But in the present case, Handrick, the driver of the tractor-trailer, was not injured in any way. He retained control of his vehicle and he moved 400 feet under his own propulsion and his own steering to the passenger bus which was stopped on its own side of the road - with its four wheels on the berm!
The Anderson case is equally inapplicable to the facts in our case. There, three vehicles were proceeding westwardly on the William Penn Highway in Blair County, the vehicles being an unnamed truck, a car owned by Perta, and a car owned by Anderson, the plaintiff. Perta, with the object of passing the truck ahead of him, turned off his own lane of traffic and crossed over to the eastbound lane, confronting another car (driven by DeMartin) which was travelling (eastwardly) in the opposite direction. To avoid colliding with Perta, DeMartin pulled to his right on
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to the berm of the road where he travelled 190 feet, when, striking an obstacle, his car was thrown against the plaintiff's car. Here again, the DeMartin car (which would be comparable to the Western Express tractor-trailer in our case) was propelled through the operation of force majeure against the plaintiff car. The Superior Court said in that case that the evidence did not show any conduct on DeMartin's part "in the emergency which suddenly arose, due to Perta's negligence, that would convict DeMartin of failing to exercise due care under the circumstances."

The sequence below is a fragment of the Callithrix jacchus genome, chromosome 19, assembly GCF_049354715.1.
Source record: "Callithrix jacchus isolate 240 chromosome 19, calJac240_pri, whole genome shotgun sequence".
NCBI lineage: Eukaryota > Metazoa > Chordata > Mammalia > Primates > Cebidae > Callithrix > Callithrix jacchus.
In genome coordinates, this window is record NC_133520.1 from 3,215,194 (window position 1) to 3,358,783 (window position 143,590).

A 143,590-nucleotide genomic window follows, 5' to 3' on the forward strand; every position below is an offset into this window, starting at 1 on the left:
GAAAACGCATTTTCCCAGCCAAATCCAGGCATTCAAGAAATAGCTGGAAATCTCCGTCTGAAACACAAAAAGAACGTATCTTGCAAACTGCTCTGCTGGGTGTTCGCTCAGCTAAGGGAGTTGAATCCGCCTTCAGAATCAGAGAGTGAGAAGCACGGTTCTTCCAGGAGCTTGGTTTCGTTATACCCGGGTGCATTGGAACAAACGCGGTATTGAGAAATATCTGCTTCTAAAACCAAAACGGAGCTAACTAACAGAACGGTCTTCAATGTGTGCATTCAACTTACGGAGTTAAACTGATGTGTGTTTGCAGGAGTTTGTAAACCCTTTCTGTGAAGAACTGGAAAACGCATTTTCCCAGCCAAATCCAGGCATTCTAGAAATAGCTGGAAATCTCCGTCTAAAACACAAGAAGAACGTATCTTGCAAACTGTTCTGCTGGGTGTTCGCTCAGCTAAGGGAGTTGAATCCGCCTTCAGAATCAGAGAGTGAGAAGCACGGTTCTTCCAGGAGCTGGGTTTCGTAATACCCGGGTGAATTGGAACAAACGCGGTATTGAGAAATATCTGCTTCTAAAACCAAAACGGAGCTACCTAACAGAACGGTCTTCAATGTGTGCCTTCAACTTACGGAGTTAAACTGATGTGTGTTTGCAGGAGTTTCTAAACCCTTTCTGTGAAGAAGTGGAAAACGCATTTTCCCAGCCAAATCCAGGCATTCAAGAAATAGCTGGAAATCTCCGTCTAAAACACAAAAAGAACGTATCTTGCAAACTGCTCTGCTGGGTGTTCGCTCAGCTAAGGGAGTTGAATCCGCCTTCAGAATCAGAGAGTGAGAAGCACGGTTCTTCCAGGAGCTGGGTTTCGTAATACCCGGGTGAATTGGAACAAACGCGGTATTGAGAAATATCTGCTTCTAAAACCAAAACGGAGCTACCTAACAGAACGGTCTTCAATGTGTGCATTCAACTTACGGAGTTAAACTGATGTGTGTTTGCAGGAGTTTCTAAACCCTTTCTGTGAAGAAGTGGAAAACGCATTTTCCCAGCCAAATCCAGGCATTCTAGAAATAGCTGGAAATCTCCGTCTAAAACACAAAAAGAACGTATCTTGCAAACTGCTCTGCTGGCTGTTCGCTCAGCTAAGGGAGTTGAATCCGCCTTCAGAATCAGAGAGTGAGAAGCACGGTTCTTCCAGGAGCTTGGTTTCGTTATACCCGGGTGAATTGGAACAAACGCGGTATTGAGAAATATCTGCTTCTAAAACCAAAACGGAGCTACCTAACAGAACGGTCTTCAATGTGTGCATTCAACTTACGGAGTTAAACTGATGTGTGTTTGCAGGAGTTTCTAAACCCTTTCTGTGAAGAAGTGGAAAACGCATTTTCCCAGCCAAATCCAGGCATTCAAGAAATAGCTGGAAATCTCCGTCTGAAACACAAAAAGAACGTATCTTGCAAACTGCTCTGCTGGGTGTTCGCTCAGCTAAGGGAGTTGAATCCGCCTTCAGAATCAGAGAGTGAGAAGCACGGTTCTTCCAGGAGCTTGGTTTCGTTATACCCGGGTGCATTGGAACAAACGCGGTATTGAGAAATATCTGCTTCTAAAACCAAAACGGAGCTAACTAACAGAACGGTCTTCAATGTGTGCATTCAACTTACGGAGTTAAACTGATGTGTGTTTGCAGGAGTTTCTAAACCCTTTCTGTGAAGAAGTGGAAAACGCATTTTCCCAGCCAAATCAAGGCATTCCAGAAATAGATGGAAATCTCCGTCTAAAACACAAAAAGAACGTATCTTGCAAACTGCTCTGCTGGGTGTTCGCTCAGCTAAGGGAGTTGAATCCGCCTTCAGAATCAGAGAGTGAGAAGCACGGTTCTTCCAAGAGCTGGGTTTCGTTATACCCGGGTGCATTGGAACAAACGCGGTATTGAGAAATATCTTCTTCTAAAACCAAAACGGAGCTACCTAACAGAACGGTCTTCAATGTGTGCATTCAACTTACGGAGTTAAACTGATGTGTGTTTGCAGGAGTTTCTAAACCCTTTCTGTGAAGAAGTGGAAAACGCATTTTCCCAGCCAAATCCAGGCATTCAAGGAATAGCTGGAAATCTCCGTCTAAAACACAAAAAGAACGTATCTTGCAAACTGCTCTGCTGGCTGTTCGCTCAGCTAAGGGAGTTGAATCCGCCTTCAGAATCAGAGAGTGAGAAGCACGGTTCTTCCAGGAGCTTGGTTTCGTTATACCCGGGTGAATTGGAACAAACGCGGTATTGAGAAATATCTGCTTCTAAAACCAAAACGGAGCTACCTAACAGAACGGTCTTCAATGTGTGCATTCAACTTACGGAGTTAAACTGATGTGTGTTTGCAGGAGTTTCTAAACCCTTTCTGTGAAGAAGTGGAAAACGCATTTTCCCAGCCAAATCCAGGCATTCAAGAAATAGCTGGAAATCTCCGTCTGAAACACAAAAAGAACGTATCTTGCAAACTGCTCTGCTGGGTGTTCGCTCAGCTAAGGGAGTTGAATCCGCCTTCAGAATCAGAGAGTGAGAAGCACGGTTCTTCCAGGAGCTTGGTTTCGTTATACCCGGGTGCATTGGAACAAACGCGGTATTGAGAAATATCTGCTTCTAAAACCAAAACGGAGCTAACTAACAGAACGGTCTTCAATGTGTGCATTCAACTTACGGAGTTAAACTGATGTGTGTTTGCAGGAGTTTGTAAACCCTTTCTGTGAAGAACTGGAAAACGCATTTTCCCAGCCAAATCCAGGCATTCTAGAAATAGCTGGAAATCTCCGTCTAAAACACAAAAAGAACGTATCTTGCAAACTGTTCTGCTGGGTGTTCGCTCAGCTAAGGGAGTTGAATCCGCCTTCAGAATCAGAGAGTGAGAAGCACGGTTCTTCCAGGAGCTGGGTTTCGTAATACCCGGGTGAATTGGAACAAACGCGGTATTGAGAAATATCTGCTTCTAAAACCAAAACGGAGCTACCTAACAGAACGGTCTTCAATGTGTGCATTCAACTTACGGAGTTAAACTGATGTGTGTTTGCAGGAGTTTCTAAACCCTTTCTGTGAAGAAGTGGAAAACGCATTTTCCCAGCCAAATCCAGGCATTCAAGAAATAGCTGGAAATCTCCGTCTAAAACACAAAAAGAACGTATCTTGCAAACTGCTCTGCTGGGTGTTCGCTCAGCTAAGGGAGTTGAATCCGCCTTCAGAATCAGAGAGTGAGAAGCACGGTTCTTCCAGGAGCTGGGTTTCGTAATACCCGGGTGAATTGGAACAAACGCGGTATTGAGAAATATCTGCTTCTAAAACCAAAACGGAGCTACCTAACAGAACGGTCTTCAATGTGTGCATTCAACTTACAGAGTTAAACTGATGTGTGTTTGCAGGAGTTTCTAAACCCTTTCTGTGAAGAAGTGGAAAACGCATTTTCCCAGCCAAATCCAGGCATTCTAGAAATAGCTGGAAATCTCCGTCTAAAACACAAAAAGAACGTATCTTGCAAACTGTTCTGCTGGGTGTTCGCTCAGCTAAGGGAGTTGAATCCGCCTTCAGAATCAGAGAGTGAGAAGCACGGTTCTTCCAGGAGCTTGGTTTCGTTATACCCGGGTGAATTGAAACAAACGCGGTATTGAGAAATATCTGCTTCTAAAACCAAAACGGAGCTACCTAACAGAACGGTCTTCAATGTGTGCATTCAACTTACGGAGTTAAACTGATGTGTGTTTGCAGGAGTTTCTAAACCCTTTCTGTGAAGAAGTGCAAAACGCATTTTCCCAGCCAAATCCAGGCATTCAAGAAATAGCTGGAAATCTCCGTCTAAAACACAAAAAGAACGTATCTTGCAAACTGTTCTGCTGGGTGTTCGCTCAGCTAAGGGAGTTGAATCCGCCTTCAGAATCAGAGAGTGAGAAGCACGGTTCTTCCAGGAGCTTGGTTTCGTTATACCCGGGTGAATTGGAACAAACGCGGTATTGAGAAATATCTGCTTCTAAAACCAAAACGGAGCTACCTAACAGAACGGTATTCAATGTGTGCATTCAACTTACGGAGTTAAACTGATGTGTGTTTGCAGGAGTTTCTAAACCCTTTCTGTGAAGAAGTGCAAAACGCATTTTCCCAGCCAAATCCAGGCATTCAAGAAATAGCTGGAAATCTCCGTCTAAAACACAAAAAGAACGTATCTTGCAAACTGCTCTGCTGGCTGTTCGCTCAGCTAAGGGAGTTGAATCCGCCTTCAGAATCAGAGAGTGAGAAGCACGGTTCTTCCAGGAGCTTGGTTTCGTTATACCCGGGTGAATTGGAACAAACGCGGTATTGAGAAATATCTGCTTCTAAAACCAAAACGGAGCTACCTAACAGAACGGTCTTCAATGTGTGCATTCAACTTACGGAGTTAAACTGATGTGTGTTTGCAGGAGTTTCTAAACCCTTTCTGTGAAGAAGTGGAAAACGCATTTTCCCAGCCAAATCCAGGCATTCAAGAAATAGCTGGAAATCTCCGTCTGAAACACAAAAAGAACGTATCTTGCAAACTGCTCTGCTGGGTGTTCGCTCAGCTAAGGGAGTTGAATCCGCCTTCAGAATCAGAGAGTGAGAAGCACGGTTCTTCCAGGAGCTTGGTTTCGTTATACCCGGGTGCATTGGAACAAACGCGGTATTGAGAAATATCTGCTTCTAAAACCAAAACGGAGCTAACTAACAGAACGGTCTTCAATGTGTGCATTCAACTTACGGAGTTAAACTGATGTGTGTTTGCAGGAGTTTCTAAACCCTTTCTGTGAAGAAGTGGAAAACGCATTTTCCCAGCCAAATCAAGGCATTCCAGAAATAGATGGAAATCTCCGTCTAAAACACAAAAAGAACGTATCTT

But, all to the contrary in this case, there was ample evidence to show that Handrick did not exercise due care, that he did not slow down, that he did not attempt to reach the berm, that he did not use his brakes, etc., etc.
The defendant assumes that because Handrick was absolved of any charge of negligence in the encounter with the Balkan Bakery truck that this proves he was entirely free of fault prior to the happening of the first accident. This conclusion does not necessarily follow. It could well be that Handrick was driving at an excessive rate of speed before the first accident but that his speed did not contribute to the accident because, as pointed out, the Bakery truck skidded over to his (Handrick's) side of the road and struck him. Whatever was Handrick's speed prior to the first accident he apparently did not lessen it after being hit by the Bakery truck - and it was this speed which unquestionably conveyed him to the disaster he inflicted on the Greyhound passenger bus.
The defendant cannot take refuge behind the "sudden emergency rule," because the facts show that Handrick successfully rode out the sudden emergency and then continued on his own negligently-operated